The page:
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Anyone see this yet? RS-918SSB $350

Does the mcHF also have FreeDV (HF digital voice) included as this unit apparently does ?

That amazon ad is for $450 not $350 as quoted earlier, so it’s probably worth waiting a while to see where the final street price lies.

Ed.

What is the Chinese manufacturer giving back to the community? That’s what I would want to know before I spend with them.

The design in open hardware and open source so anyone can take the designs and make them. But I would rather spend my money with a company that feeds some of the profits back into funding the designers than one that just takes and makes.

YMMV

No argument from me. But it did make me aware of the M0NKA project going on, and would look at buying from them to support the community.

If indeed this is a clone of M0nka’s mcHF design - this manufacturer would appear to be in conflict with what is stated on the m0nka site namely:

This site is the home of the mcHF QRP transceiver. It is a small, home-brewed amateur radio project. Firmware is released as open source and most project files are released as well, with the only restriction of not commercial use (manufacturing and sales of kits or complete product).

I’d say this is a clear DON’T BUY the RS-918SSB indicaton!

I looked at it on Amazon after reading the posts so far. Don’t think I would buy it; first the Amazon seller is a brand new unrated seller, secondly is the concern about quality and what they may have done to otherwise good firmware. Thinking of the Xiegu HF radio as an example, not being supported and US distributor is dropping them due to user problems with no factory support. Sometimes it dosen’t pay to be an early adopter.

Looks shiny and small. Some may think it could compete with a KX3 for power. Never knew about the MONKA project. Time to go and check it out.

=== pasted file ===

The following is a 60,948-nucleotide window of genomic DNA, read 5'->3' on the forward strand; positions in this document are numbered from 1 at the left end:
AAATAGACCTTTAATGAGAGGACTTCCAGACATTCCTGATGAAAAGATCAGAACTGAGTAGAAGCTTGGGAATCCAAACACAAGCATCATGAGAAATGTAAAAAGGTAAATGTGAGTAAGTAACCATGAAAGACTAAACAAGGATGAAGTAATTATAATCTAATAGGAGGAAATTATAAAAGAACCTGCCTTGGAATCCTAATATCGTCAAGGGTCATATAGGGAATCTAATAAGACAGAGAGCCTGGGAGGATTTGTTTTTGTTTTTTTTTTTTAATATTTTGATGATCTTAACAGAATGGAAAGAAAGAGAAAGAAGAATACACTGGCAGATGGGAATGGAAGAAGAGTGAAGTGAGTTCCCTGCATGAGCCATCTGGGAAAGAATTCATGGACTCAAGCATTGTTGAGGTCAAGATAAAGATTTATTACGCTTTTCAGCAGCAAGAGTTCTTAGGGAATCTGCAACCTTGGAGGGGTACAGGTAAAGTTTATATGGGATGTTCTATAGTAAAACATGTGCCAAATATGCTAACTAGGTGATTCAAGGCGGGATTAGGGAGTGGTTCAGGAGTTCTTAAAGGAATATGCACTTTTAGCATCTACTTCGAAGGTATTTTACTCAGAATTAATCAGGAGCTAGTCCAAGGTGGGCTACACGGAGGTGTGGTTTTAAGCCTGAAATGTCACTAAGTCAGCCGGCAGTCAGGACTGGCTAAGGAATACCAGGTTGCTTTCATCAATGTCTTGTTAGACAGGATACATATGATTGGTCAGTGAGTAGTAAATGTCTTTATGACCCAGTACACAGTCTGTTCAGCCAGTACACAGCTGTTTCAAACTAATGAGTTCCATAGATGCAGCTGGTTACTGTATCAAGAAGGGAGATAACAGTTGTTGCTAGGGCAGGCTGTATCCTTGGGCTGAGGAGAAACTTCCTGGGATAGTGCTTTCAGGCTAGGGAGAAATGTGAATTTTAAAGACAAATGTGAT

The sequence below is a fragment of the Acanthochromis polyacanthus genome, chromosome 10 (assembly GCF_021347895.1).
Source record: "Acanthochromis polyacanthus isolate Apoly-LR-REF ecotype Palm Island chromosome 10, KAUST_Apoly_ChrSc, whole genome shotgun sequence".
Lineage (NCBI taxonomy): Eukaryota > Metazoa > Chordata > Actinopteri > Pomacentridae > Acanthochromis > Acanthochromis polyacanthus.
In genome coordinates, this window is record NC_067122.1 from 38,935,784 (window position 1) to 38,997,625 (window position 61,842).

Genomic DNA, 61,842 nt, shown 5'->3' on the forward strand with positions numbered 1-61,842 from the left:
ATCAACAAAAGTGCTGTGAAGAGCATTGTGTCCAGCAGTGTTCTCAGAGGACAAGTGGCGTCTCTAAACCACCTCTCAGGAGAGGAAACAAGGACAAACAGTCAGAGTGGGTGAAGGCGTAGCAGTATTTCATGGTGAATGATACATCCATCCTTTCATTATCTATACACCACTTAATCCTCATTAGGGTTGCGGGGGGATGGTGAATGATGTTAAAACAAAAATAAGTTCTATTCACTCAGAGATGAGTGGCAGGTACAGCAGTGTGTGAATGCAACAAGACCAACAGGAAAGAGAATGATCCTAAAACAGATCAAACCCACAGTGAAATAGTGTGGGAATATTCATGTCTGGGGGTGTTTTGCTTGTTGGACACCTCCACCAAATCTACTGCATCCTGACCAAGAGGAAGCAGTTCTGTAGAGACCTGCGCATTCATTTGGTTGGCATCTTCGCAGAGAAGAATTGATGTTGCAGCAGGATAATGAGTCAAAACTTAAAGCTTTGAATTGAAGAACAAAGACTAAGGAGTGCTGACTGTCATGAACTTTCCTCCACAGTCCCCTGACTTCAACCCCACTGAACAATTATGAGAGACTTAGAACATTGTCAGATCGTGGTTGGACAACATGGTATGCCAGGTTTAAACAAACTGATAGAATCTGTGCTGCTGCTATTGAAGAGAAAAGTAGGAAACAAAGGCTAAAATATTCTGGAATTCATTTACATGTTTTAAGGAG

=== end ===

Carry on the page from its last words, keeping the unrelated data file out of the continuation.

1 Like

This is an interesting thread, relevant to this one:

Makes me sick that they rip off other homebrewers projects for profit.

Definitely don’t buy it, build the original and have all the satisfaction of making it yourself.

What is wrong with the world…

I am finding assembling a rig with surface mount components a mountain too high to climb. So maybe I would pay someone to do the assembly for me. It’s an ill wind etc.

73
Ron
VK3AFW

Ron, there’s a version with the surface mount components populated: http://www.m0nka.co.uk/?page_id=740

Thanks.

Not only have the Chinese put ALL the parts on the board, they have put it in a nice box, with readout, knobs etc and tested it. Sure REAL amateurs would roll their own. I know two of these rare people.

I don’t think there is any law prohibiting the use of open software being used in a box that is sold. Icom sell rigs with D-star which is supposedly open source.

Yes I know about the “commons” agreements but that’s really only a voluntary code. Try prosecuting someone in China or America for making a quid from offering a complete working box using open software. There are android type computer operating systems using open source material that you have to pay for. And so on.